Light, relaxed contact on the reins…

Light, relaxed contact on the reins…

I get an email newsletter called “Horse Sense” written by Jessica Jahiel (pronounced ya-hell). She is a talented rider and excellent teacher. Her background and primary interest is ridden dressage, but she advises readers on a huge variety of other topics. I came across this thought-provoking quote in one of her articles that I think applies to driving every bit as much as riding:

“…riders who make a deliberate effort to let the reins sag and flop, with the idea that they will take up contact only when they “need” it, generally make their horses very uncomfortable and apprehensive because the horses can’t rely on the riders to provide instant quiet communication through the reins.

“The ideal is a light, steady, relaxed contact that lets the horse’s mouth feel every tiny movement of the rider’s hands (and vice versa). What too many horses are given – sadly, by riders who believe they are being “gentle” – is periods of NO contact (“Horse, you’re on your own!”) alternating with sudden jolts when contact is imposed abruptly.

“This is unpleasant and causes horses to worry and become hesitant. Some horses will even move hesitantly or with shorter strides; most, though, will shorten, tighten, and arch their necks and go “behind the bit” so that their riders’ sudden grabs at their mouths will be less painful and less surprising.

“Like a person walking fearfully on an ice-covered pavement, a horse in that situation will be extra-careful and tentative, always worried, always afraid, always ready for something painful and sudden to happen. It’s not a nice way to travel….”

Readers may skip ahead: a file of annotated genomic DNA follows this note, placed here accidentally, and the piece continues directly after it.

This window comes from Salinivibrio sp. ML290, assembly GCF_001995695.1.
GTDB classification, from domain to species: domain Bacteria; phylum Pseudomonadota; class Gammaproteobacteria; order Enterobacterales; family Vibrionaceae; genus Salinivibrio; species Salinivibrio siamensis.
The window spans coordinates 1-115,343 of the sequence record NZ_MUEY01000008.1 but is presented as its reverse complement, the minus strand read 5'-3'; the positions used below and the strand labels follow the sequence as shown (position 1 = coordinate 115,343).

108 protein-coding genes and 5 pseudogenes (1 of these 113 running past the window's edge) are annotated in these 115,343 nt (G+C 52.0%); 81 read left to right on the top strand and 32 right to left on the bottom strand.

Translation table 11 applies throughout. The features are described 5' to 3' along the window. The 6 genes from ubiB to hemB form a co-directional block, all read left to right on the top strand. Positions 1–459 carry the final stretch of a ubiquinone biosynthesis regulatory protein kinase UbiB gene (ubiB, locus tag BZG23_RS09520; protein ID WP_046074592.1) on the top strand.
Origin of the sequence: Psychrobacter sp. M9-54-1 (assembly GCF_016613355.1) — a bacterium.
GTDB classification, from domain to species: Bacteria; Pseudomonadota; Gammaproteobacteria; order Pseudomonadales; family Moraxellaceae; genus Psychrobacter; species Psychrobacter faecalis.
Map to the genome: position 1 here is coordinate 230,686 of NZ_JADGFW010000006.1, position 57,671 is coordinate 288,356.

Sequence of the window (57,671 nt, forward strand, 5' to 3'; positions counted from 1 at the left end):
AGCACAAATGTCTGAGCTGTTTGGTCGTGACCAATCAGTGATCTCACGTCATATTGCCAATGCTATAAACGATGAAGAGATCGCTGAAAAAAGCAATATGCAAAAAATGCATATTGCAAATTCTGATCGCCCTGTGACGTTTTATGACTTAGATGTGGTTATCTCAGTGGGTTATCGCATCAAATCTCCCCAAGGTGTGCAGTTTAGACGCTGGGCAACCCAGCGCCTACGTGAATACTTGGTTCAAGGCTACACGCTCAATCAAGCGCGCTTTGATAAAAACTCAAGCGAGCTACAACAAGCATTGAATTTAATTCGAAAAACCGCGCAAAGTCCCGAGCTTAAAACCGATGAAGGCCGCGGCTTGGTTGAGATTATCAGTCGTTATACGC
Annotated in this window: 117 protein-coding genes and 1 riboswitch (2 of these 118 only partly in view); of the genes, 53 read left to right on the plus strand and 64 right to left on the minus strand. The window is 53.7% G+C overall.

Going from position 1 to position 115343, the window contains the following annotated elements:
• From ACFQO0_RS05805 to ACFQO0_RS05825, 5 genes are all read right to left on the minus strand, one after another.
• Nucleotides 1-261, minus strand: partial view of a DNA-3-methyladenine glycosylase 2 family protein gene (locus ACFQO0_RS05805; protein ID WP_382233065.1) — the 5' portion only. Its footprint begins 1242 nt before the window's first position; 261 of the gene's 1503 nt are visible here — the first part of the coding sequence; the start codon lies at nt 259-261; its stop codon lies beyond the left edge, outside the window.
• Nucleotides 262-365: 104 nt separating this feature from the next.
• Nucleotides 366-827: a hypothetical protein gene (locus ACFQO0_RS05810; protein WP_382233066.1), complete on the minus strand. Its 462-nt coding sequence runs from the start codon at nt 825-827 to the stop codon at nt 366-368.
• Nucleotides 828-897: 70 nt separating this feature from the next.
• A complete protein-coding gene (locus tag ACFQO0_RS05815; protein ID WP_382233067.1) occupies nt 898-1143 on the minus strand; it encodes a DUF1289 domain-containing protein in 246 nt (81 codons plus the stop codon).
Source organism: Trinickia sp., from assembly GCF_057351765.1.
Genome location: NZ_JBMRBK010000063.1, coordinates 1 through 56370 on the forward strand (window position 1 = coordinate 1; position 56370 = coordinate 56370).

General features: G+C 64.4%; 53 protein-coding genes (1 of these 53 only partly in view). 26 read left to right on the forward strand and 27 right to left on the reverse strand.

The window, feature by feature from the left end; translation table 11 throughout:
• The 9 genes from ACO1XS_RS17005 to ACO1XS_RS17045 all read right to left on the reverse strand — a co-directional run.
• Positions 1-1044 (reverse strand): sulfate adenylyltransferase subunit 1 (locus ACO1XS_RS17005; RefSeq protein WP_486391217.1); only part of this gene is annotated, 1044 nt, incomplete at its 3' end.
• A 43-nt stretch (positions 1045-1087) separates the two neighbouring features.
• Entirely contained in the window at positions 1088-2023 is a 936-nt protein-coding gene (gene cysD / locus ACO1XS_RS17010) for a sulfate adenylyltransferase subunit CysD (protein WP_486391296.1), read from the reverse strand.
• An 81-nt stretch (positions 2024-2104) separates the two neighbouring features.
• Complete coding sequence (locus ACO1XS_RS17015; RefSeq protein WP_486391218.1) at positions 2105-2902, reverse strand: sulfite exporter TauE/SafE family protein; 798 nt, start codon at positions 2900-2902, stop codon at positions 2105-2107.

Although Jessica is talking about riding, I think her words are also relevant to people learning to drive, especially if they are coming from a riding background.

Many of us who ride Western on a loose rein think the normal pressure on the driving lines is far too heavy. Many people incorrectly trained in English riding think the contact on the reins should be heavy and unyielding, because the horse has to be held in a “frame”.

It’s clear from your words and from Jessica’s that neither approach is right, but it is difficult for a new rider or driver find the appropriate middle ground of “just enough pressure”. This problem is compounded by the fact that “just enough” will vary depending on the horse and the situation.

I remember ground driving my mare Sissel and feeling how she wandered and became anxious without contact and tended to ignore steady, heavy contact after awhile. She responded the best to appropriate pressure-and-release contact. Sometimes the “appropriate pressure” was pretty firm, and sometimes it was a lovely elastic give-and-take.

The “instant quiet communication” and “light, steady, relaxed contact” on the reins that Jessica talks about seems similar to the pressure and release you have been teaching us to use. It occurred to me that Jessica’s way of explaining things might be useful for riders learning to drive.


More information about Jessica Jahiel:

Jessica Jahiel’s HORSE-SENSE Newsletter
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